There was an excellent article in last week’s health section of the New York Times titled To Squint or to See the Light. This article discussed several surgical options available to treat presbyopia. Presbyopia is an age-related change in vision that occurs when the eye’s lens begins to harden, becoming less flexible, and preventing the individual from focusing properly on nearby objects. I have already discussed presbyopia in previousblog posts.
The article discussed an investigational treatment, Transsclerallight Therapy, which is undergoing FDA clinical trials. This procedure involves using a laser light to treat the ciliary muscle in an attempt to strengthen the eye’s lost ability to focus. The treatment protocol involves many visits and re-treatments. It is yet to be seen whether this treatment will be effective and long-lasting.
According to the article:
“Of the study, Mr. Savin said, “At first, I was skeptical.”
But after undergoing weekly 10-minute sessions at an ophthalmologist’s office for five consecutive weeks, followed by periodic tune-up sessions about every six months, Mr. Savin said he has not needed reading glasses and only occasionally uses his distance glasses for driving at night.
With the last of the baby boomers turning 45 this year, experts in the eye care industry say the potential for the presbyopia correction market is huge.
In addition to transscleral light therapy, there are several surgical options available today, including refractive lens exchange. This outpatient surgery, which is typically performed on cataract patients in an ophthalmologist’s office, involves replacing the natural crystalline lens with an artificial one, of which three have recently been approved by the F.D.A. to correct for presbyopia.
But even though refractive lens exchange is only covered by insurance if a patient has cataracts, last year about 38,000 Americans chose to have their natural lenses replaced with lenses that correct for vision problems, including presbyopia, Mr. Harmon said.”
The article gives a complete list of all treatment modalities available for the treatment of presbyopia:
Progressive Addition Lenses. The lenses offer a more gradual visual transition between the two prescriptions, with no visible lines between them. Usually worn all day.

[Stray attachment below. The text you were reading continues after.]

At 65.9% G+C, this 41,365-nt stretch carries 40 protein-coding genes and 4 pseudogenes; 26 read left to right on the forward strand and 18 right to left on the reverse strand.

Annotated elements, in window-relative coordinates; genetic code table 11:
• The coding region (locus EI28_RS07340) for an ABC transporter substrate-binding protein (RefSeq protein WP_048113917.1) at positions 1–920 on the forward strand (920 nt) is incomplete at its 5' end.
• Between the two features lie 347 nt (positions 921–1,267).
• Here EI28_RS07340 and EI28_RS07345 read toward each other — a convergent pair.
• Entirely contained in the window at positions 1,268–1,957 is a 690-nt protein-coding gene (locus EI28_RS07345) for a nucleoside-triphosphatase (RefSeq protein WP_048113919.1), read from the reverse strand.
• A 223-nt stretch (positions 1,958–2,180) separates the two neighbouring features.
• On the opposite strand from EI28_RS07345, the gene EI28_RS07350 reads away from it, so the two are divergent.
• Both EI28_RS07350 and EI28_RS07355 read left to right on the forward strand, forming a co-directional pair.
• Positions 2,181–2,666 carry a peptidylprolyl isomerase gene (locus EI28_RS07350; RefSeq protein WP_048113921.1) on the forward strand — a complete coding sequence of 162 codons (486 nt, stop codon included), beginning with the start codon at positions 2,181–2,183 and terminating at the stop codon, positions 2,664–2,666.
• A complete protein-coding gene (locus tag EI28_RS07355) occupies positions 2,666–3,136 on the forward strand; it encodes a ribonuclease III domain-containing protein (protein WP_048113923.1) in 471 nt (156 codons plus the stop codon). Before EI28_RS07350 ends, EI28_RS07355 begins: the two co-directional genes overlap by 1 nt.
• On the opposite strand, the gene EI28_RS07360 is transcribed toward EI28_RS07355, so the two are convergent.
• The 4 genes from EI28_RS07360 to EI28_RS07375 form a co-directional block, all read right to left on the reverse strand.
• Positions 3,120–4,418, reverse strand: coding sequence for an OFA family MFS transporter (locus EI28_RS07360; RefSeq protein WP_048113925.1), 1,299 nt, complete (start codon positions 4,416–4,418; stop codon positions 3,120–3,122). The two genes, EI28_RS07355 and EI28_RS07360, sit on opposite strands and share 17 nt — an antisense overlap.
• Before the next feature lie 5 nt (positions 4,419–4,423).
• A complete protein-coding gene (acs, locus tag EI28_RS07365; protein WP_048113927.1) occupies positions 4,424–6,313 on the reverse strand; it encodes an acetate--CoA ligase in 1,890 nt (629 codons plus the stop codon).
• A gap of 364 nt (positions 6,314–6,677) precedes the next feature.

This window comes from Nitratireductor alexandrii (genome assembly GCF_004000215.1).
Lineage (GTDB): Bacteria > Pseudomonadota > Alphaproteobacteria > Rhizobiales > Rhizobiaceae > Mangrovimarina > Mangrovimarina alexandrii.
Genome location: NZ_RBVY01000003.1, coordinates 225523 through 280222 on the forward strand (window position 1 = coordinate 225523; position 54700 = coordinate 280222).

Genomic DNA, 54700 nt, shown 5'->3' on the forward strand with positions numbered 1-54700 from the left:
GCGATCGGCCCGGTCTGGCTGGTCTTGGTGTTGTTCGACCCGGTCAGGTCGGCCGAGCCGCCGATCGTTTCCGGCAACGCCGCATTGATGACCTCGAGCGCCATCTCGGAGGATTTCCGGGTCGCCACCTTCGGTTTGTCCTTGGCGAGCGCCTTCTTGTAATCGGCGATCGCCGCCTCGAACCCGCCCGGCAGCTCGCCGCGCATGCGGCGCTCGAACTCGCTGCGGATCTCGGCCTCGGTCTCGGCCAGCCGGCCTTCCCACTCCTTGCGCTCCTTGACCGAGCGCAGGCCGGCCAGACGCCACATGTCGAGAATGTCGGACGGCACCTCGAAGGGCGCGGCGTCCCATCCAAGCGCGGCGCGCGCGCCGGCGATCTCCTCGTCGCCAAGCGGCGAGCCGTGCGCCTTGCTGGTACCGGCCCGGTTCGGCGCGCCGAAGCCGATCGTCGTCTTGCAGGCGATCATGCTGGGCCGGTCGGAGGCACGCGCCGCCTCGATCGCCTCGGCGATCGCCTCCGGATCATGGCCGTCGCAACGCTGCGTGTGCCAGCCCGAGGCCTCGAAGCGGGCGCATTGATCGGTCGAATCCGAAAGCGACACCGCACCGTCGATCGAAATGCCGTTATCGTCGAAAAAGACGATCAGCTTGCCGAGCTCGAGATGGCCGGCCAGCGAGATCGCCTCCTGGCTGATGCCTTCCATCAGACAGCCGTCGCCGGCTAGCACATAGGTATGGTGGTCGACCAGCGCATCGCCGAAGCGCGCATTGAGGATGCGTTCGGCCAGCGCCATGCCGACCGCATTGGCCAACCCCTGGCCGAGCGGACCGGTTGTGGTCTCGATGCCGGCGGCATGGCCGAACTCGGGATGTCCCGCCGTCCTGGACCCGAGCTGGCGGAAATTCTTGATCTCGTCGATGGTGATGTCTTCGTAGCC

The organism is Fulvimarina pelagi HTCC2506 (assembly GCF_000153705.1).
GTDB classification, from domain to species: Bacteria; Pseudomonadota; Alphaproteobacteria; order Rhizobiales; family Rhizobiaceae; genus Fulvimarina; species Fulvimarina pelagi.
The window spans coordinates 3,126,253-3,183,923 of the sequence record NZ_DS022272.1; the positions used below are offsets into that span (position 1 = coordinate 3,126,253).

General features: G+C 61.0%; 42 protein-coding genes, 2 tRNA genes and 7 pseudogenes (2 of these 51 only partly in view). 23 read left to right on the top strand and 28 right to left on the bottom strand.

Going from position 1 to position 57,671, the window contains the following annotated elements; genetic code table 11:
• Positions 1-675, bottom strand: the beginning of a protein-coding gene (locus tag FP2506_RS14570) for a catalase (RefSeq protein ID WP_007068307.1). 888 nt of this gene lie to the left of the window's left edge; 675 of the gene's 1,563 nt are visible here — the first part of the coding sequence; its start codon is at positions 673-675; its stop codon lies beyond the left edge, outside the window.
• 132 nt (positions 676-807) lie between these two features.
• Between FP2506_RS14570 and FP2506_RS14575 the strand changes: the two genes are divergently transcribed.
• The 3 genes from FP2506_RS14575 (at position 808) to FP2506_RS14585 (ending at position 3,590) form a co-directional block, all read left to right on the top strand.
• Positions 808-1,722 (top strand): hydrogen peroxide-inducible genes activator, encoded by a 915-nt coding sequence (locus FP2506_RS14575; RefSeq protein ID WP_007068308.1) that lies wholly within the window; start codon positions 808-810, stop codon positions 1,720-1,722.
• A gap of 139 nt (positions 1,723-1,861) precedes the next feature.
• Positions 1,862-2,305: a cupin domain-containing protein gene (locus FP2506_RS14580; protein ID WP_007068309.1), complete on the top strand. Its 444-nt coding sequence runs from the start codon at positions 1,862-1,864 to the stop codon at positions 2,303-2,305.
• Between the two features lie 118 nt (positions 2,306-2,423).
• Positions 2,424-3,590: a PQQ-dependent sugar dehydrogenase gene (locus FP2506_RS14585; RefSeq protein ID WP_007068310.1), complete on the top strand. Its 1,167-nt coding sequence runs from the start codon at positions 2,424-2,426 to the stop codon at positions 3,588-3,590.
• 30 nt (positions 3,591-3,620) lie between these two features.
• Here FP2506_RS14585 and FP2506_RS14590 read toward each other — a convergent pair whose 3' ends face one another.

Bifocal and Multifocal Contact Lenses. These carry a prescription for nearsightedness or farsightedness, with a stronger prescription for close work. The brain makes the correct choice depending on how close or far you are trying to see.
Monovision Contact Lenses. One eye wears a lens with a distance prescription, the other wears a lens for near vision. The brain learns to favor one eye or the other for different tasks.
Conductive Keratoplasty (CK). This three-minute outpatient surgical procedure uses low-level radio-frequency energy to shrink collagen in the periphery of the cornea. This steepens the central cornea, in effect lengthening a too-short eyeball. The procedure is used to help one eye see better up close, while the other eye is untouched.
Monovision LASIK Surgery. One eye is corrected for distance vision and one for near vision. It is a 10- to 15-minute procedure per eye, and is usually done in one visit. As presbyopia progresses, additional surgeries may be required.
Refractive Lens Exchange or Clear Lens Extraction. This 15-minute outpatient procedure is usually done one eye at a time with a couple of weeks between surgeries. It involves removing the eye’s natural lens and inserting an artificial one in a procedure identical to cataract surgery.
TAKE HOME MESSAGE: With the aging baby boomer population, presbyopia is becoming more and more common. Boomer’s do not like to wear readers. There are several options available, both surgical and non-surgical, that can address presbyopia.I find the results of refractive lens exchange with the implantation of a multifocal IOL offers exceptional results to my patients.
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